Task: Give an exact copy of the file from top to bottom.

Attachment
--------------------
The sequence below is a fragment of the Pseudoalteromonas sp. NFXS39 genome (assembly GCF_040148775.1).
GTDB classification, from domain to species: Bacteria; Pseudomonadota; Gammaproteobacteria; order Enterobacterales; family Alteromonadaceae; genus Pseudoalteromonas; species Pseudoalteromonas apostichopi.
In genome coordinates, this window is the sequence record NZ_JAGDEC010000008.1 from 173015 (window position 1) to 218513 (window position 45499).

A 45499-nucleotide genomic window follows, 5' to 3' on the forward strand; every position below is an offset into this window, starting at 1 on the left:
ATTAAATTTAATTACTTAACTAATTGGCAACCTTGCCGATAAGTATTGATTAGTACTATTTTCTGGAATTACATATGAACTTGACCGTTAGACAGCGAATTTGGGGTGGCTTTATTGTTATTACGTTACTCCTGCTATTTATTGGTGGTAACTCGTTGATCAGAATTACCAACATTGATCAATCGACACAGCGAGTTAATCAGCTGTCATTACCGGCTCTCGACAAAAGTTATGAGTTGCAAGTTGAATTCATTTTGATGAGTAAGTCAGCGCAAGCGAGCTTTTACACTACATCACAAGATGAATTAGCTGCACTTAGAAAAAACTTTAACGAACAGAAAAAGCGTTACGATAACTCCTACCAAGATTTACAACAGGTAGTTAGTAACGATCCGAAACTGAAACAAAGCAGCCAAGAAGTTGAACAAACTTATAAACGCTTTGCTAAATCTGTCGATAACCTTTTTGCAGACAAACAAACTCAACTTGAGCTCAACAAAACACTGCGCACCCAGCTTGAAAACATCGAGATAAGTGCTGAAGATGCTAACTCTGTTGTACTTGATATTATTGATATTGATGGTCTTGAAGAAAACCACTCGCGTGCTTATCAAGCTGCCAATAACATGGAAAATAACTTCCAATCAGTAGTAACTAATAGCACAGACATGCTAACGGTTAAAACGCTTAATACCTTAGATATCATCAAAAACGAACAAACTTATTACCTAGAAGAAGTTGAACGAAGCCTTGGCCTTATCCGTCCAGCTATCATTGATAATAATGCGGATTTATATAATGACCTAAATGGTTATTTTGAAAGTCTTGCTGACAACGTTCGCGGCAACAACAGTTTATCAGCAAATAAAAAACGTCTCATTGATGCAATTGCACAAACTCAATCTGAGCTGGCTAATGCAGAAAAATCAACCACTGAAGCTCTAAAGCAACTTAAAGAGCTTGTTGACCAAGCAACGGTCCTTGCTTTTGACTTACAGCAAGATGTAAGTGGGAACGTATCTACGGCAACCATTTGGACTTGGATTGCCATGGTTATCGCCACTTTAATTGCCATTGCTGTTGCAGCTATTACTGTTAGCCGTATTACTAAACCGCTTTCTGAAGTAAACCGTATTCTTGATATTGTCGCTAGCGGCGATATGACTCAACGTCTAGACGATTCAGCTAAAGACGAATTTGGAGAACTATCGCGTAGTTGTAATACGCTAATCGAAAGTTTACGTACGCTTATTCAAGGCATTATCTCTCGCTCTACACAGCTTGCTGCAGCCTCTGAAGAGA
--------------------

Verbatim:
The sequence below is a fragment of the Pseudoalteromonas sp. NFXS39 genome (assembly GCF_040148775.1).
GTDB classification, from domain to species: Bacteria; Pseudomonadota; Gammaproteobacteria; order Enterobacterales; family Alteromonadaceae; genus Pseudoalteromonas; species Pseudoalteromonas apostichopi.
In genome coordinates, this window is the sequence record NZ_JAGDEC010000008.1 from 173015 (window position 1) to 218513 (window position 45499).

A 45499-nucleotide genomic window follows, 5' to 3' on the forward strand; every position below is an offset into this window, starting at 1 on the left:
ATTAAATTTAATTACTTAACTAATTGGCAACCTTGCCGATAAGTATTGATTAGTACTATTTTCTGGAATTACATATGAACTTGACCGTTAGACAGCGAATTTGGGGTGGCTTTATTGTTATTACGTTACTCCTGCTATTTATTGGTGGTAACTCGTTGATCAGAATTACCAACATTGATCAATCGACACAGCGAGTTAATCAGCTGTCATTACCGGCTCTCGACAAAAGTTATGAGTTGCAAGTTGAATTCATTTTGATGAGTAAGTCAGCGCAAGCGAGCTTTTACACTACATCACAAGATGAATTAGCTGCACTTAGAAAAAACTTTAACGAACAGAAAAAGCGTTACGATAACTCCTACCAAGATTTACAACAGGTAGTTAGTAACGATCCGAAACTGAAACAAAGCAGCCAAGAAGTTGAACAAACTTATAAACGCTTTGCTAAATCTGTCGATAACCTTTTTGCAGACAAACAAACTCAACTTGAGCTCAACAAAACACTGCGCACCCAGCTTGAAAACATCGAGATAAGTGCTGAAGATGCTAACTCTGTTGTACTTGATATTATTGATATTGATGGTCTTGAAGAAAACCACTCGCGTGCTTATCAAGCTGCCAATAACATGGAAAATAACTTCCAATCAGTAGTAACTAATAGCACAGACATGCTAACGGTTAAAACGCTTAATACCTTAGATATCATCAAAAACGAACAAACTTATTACCTAGAAGAAGTTGAACGAAGCCTTGGCCTTATCCGTCCAGCTATCATTGATAATAATGCGGATTTATATAATGACCTAAATGGTTATTTTGAAAGTCTTGCTGACAACGTTCGCGGCAACAACAGTTTATCAGCAAATAAAAAACGTCTCATTGATGCAATTGCACAAACTCAATCTGAGCTGGCTAATGCAGAAAAATCAACCACTGAAGCTCTAAAGCAACTTAAAGAGCTTGTTGACCAAGCAACGGTCCTTGCTTTTGACTTACAGCAAGATGTAAGTGGGAACGTATCTACGGCAACCATTTGGACTTGGATTGCCATGGTTATCGCCACTTTAATTGCCATTGCTGTTGCAGCTATTACTGTTAGCCGTATTACTAAACCGCTTTCTGAAGTAAACCGTATTCTTGATATTGTCGCTAGCGGCGATATGACTCAACGTCTAGACGATTCAGCTAAAGACGAATTTGGAGAACTATCGCGTAGTTGTAATACGCTAATCGAAAGTTTACGTACGCTTATTCAAGGCATTATCTCTCGCTCTACACAGCTTGCTGCAGCCTCTGAAGAGA